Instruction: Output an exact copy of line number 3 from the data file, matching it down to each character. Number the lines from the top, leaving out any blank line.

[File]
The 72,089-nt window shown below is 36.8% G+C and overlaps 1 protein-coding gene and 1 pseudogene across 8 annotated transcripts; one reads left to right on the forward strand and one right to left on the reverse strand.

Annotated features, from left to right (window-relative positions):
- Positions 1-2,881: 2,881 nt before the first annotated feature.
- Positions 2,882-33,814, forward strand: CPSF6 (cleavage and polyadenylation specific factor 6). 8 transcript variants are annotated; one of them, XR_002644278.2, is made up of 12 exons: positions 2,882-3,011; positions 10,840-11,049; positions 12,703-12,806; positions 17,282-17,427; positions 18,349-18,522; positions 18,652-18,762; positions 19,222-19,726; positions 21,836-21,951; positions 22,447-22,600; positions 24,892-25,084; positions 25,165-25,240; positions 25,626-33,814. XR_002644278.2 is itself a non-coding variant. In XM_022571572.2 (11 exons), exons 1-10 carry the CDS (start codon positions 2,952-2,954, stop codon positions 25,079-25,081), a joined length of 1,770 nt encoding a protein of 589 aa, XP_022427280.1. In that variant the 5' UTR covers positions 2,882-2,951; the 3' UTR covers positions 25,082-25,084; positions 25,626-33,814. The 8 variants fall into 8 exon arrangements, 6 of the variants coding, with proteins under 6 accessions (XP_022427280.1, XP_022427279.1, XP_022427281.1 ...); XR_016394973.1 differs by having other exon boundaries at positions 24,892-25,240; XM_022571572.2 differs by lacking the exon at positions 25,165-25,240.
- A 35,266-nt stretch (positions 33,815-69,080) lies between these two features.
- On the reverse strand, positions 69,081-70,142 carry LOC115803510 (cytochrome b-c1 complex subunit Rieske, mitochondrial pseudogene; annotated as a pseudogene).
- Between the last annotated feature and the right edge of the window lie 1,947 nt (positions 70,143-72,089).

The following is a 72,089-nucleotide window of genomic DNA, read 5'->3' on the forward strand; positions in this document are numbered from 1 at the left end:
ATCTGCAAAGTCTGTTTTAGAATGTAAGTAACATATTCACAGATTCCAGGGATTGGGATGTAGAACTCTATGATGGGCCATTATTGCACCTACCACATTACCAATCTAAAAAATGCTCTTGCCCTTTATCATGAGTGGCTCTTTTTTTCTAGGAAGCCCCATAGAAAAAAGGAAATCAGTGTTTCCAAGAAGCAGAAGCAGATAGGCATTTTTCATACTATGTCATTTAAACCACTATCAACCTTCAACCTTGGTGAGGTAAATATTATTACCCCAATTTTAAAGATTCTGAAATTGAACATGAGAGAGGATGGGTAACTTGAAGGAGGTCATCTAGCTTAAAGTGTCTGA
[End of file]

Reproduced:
- Positions 1-2,881: 2,881 nt before the first annotated feature.